Shipping in Arctic Waters

AuthorEdgar Gold; Aldo Chircop; Hugh M. Kindred; William Moreira
In general, the legal regimes and institutions for navigation and ship-
ping discussed throughout this book apply to Arctic waters. However,
Arctic waters and shipping are subject to additional legislative layers in
Canadian and international law. For close to a century Canada has been
a leading state in protecting the fragile North and claims sovereignty
over Arctic waters within the archipelago and special jurisdiction over
waters within the limits of the exclusive economic zone (EEZ). Canada
has promoted and persuaded the international community to recognize
its right and responsibility to protect the Arctic marine environment.
The international community has accepted that the Arctic is a special re-
gion deserving of particular regulation and arrangements for maritime
safety and marine environmental protection from shipping activities.
The Arctic has always been considered a special environment be-
cause of its uniqueness, beauty, fragility, Indigenous peoples, wildlife,
and hazardous operating conditions. Canadian Arctic waters include the
waters of the Canadian archipelago (including the Northwest Passage)
and maritime zones permissible under the international law of the sea.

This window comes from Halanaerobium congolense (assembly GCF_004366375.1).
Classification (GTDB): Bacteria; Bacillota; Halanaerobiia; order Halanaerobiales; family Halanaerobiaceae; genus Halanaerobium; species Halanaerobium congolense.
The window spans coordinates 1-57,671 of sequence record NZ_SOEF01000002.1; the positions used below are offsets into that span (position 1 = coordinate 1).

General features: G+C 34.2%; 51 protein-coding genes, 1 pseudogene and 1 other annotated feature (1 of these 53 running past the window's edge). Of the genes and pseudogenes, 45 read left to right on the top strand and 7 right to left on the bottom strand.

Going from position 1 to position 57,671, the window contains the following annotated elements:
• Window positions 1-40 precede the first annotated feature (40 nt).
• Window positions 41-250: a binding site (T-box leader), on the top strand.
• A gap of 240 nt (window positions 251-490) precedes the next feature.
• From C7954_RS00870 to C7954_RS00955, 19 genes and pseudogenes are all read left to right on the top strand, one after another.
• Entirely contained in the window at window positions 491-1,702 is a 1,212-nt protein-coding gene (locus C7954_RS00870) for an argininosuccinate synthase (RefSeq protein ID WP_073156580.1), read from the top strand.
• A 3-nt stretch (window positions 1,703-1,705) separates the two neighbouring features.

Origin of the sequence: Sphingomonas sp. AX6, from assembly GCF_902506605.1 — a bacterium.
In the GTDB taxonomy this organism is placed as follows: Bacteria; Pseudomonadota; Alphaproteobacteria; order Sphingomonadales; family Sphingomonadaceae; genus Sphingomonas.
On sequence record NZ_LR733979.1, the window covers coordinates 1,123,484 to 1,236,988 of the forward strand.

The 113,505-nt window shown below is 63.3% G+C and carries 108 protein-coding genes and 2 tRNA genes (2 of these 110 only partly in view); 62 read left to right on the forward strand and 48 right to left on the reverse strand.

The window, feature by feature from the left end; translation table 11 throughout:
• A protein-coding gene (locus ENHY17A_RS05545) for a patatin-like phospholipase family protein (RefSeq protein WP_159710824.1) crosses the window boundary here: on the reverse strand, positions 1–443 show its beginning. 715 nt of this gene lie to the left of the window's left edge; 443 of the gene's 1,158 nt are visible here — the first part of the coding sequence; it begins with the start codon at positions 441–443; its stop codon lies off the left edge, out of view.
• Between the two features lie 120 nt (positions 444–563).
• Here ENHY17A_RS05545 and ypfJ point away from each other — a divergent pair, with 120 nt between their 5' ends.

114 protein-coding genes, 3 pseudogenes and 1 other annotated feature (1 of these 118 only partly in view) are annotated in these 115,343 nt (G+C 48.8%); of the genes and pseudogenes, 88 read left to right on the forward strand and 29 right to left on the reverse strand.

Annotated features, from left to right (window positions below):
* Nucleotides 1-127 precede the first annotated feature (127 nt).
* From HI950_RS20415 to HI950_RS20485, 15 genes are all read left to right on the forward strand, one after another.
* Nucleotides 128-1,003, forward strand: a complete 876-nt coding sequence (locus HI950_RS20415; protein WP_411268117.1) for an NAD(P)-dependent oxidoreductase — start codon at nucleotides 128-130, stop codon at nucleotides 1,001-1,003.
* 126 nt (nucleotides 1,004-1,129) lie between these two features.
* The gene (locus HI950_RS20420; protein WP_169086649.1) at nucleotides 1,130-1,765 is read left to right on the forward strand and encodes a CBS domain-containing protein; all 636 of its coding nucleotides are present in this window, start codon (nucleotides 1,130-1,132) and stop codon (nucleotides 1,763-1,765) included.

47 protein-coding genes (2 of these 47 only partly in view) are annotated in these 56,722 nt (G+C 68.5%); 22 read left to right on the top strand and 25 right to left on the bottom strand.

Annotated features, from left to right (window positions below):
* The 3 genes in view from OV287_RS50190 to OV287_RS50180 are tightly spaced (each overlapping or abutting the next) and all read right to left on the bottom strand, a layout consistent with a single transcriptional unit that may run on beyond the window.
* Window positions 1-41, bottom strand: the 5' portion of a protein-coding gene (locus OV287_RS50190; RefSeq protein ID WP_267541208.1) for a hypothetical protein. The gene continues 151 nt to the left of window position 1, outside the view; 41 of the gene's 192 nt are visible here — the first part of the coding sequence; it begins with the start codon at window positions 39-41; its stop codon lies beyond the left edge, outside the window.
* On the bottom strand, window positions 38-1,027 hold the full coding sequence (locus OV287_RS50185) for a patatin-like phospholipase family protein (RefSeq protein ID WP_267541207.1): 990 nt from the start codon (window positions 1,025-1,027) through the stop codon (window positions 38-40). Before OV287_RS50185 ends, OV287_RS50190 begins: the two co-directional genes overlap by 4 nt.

The Canadian sections of the Northwest Passage have western, north-
ern, and eastern approaches respectively in the Beaufort Sea, Lincoln Sea,
and Davis Strait and Labrador Sea. The Passage itself consists of up to
seven possible routes through a series of straits between islands in the
archipelago. The quest for a potential new navigation route through the
Passage linking the Pacif‌ic Ocean to the Atlantic Ocean has long held the
attention of explorers. In recent decades, there has been substantial sea
ice loss leading to a longer summer navigation season as a result of cli-
mate change impacts. Remote areas of the Arctic archipelago and beyond
are increasingly accessible for use and development. In addition to the
Indigenous peoples and existing settlements there is an increasing human
presence. Vessels supplying northern communities and transporting min-
eral resources out of the region are well established activities. Cruise ships,
f‌ishing activities, and recreational vessels are on the rise. Offshore oil and
gas exploration in the Beaufort Sea promises developmental opportun-
ities, but also raises concerns. Although far from commercial certainty in
the foreseeable future, there is the prospect of a new maritime trade route
through the Passage. Canada is aware of the need to ensure that
the arctic waters adjacent to the mainland and islands of the Canadian
arctic are navigated only in a manner that takes cognizance of Canada’s
responsibility for the welfare of the Inuit and other inhabitants of the
Canadian arctic and the preservation of the peculiar ecological balance
that now exists in the water, ice and land areas of the Canadian arctic.1
This chapter explains the additional layers of national and international
regulation that apply to domestic and international shipping in Canadian
Arctic waters.
1) IMO Regulation
The development of rules and standards specif‌ically for international
shipping in the polar regions is a recent phenomenon. The f‌irst major
effort of the International Maritime Organization (IMO) in this regard
was in 2002 when the Guidelines for Ships Operating in Arctic Ice-covered
Waters were adopted by an IMO Assembly resolution and as a voluntary